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The New Oil

There’s something an American television anchor saidduring the opening moments of the U.S. invasion of Iraqthat I just can’t get out of my head. “One ofthe key aims of this campaign is to avoid damaging theIraqi infrastructure,” he said. “After all, in a fewdays we’re going to own this country.”

President Bush has been careful to avoid this kind of talk. This was, let’s not forget, a war of pre-emption and liberation, not of conquest and acquisition.

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A glimpse of history in the marketplace

Sheâe(TM)s smiling. They often do here. This part of town is called Nambu Shi-jang (Nambu Market), and though it isn't the only traditional market in Jeonju, it's thelargest. Itâe(TM)s run in large measure by middle-aged women called ajumas. (Ajuma means aunt.

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Therapy for a psychotic electorate

A reporter from Moncton, fresh from the open and straightforward politics of New Brunswick, called me a couple of weeks ago completely baffled. He had gone over the border to Cumberland and Colchester Counties to cover the Nova Scotia election and felt as though he had wandered onto a strange planet.

Mention the election, he said, and people became snarly and uncommunicative, but couldn't or wouldn't explain why. Could I explain this?

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Education: good for your health

University students returning to class this week are facing an average 7.4 per cent increase in their tuition costs. This rise in tuition fees will almost certainly mean a reduction in accessibility to post-secondary schooling — especially for those from poor and working class families — which, in turn, will have significant detrimental health effects.

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Bangladesh launches war on terror

In a major attitudinal shift, Bangladesh's mainstream Islamic parties have joined forces with the right wing government and the people to crack down on extremist Islamic groups in the country — a move aimed at boosting the country's international image.

In a new trend, about a dozen Islamic parties including the leading Jamaat-e-Islami, wedded to establishing Islamic rule through election, have begun openly opposing militant Islamic groups.

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Women push to pass law against wife-beating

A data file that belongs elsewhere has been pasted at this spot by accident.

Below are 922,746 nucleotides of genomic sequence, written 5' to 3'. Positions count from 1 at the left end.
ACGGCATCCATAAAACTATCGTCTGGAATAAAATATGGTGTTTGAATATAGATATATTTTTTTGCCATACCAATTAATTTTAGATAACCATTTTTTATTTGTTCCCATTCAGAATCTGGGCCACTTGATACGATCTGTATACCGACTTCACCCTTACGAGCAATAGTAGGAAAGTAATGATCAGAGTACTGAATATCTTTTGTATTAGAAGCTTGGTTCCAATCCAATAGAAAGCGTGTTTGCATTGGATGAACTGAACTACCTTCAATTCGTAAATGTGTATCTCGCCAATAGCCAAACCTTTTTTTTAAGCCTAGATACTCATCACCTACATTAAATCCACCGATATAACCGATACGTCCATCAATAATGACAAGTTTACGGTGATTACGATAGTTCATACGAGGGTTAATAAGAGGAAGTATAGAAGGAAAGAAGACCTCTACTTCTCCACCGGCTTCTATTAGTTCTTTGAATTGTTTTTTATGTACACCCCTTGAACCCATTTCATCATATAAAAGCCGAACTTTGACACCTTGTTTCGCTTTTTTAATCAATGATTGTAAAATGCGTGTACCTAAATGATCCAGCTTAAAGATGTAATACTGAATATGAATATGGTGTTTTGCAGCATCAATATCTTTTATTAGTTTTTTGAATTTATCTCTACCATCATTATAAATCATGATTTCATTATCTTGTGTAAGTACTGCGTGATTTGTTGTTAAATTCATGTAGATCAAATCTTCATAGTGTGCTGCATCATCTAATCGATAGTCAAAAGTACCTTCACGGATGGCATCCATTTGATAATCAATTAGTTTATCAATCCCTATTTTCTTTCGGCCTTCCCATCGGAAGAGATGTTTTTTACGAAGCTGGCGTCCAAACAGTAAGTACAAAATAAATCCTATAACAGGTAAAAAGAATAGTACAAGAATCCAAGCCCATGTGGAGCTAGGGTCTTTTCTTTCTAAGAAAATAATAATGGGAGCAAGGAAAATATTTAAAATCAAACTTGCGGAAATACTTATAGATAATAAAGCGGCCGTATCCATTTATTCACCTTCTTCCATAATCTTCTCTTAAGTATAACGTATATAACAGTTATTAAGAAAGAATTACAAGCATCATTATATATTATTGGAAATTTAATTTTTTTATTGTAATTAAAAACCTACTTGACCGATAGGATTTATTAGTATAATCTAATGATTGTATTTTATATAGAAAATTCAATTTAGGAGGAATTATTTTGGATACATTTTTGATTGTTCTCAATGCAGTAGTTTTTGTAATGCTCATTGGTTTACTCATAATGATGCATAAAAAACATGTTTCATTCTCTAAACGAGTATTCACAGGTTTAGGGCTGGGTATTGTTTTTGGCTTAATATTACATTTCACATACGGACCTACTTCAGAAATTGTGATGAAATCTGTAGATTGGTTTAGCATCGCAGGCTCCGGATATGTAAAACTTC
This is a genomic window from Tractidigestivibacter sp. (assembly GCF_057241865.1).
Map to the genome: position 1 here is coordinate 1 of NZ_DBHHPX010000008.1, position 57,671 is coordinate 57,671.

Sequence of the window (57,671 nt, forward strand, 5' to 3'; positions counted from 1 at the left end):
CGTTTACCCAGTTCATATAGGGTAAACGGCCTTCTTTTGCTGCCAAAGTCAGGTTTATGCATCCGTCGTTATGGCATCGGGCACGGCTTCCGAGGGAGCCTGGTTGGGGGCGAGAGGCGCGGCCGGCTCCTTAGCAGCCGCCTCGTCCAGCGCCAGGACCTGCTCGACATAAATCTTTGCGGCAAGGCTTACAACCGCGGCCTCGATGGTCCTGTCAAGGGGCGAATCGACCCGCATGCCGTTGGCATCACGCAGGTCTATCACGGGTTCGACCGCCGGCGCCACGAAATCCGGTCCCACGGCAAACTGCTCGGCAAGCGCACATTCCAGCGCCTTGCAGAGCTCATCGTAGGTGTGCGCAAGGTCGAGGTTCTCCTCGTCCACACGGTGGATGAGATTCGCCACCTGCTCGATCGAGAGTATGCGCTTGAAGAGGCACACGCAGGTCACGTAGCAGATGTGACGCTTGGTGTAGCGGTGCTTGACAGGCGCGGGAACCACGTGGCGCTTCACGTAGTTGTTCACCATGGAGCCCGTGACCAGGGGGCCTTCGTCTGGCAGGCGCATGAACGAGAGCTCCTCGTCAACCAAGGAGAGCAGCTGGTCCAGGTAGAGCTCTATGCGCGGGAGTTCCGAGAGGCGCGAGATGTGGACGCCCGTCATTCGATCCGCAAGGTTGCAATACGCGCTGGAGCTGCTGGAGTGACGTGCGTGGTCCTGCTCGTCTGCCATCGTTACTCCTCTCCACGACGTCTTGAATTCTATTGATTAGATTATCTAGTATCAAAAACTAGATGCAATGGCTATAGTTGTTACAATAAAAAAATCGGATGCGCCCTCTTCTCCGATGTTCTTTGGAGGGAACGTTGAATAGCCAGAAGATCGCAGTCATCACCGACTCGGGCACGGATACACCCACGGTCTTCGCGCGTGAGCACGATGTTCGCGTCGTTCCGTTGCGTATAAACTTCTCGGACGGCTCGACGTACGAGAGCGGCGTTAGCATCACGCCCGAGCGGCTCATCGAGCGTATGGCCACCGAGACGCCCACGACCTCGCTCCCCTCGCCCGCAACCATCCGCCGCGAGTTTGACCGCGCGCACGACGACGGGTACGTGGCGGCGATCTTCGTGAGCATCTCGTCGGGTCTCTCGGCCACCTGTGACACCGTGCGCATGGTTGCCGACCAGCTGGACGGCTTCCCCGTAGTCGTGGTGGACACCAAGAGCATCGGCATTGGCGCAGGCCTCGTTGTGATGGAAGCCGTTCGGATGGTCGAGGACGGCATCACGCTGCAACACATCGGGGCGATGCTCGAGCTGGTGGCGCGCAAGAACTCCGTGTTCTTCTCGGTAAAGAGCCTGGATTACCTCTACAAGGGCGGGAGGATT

Alarmed by the rise in domestic brutality, last week the provincial assembly in Pakistan's eastern Punjab province introduced a stringent law against wife-beating, despite stiff opposition from the six-party ruling religious alliance, Muttahida Majlis-e-Amal (MMA).

Women lawmakers both from the Opposition and the ruling alliance joined hands to get the law passed.

Dr Anjum Amjad, a member from the ruling alliance, tabled The Punjab Prevention of Domestic Violence Bill 2003 for protection of victims of domestic violence.

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No quibble, no question: Mulroney and the media

Let's see if I have this right. In 1995, former prime minister Brian Mulroney sued the federal government and the RCMP for $50 million for suggesting he had accepted secret payments from middleman Karlheinz Schreiber to help grease the sale of Airbus jets to Air Canada in the late 1980s.

In 1996, during a discovery hearing in connection with his lawsuit, Mulroney testified under oath: “I had never had any dealings with [Schreiber].”

A year later, Ottawa settled that lawsuit and agreed to pay Mulroney $2 million in legal and PR fees.

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Looking back at 2003

Here at rabble we're taking a couple of weeks off. If you are too, this is your chance to have a look back at some of the stories and columns you might have missed in the past year. If you find something you'd like to discuss, go to babble — oops, babble is closed too. We'll all be back on January 5, 2004. Happy holidays, everyone.

News and features:

Porto Alegre, Canada?

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Wal-Mart and China: the ultimate joint venture

Wal-Mart and other major global retailers in the apparel and food industries are driving down working conditions for millions of mostly women workers worldwide, according to a new report by the British-based international development agency, Oxfam.

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Martin's budget: we live in two different worlds

Never is the divide in Canadian society so wide as it is on budget day. When the bankers and the business community express smug satisfaction, the rest of us better take cover. When the Conservatives cry that there aren't enough tax cuts while health, education, housing and municipal needs go wanting, the differences between “them” and “us” become very clear.

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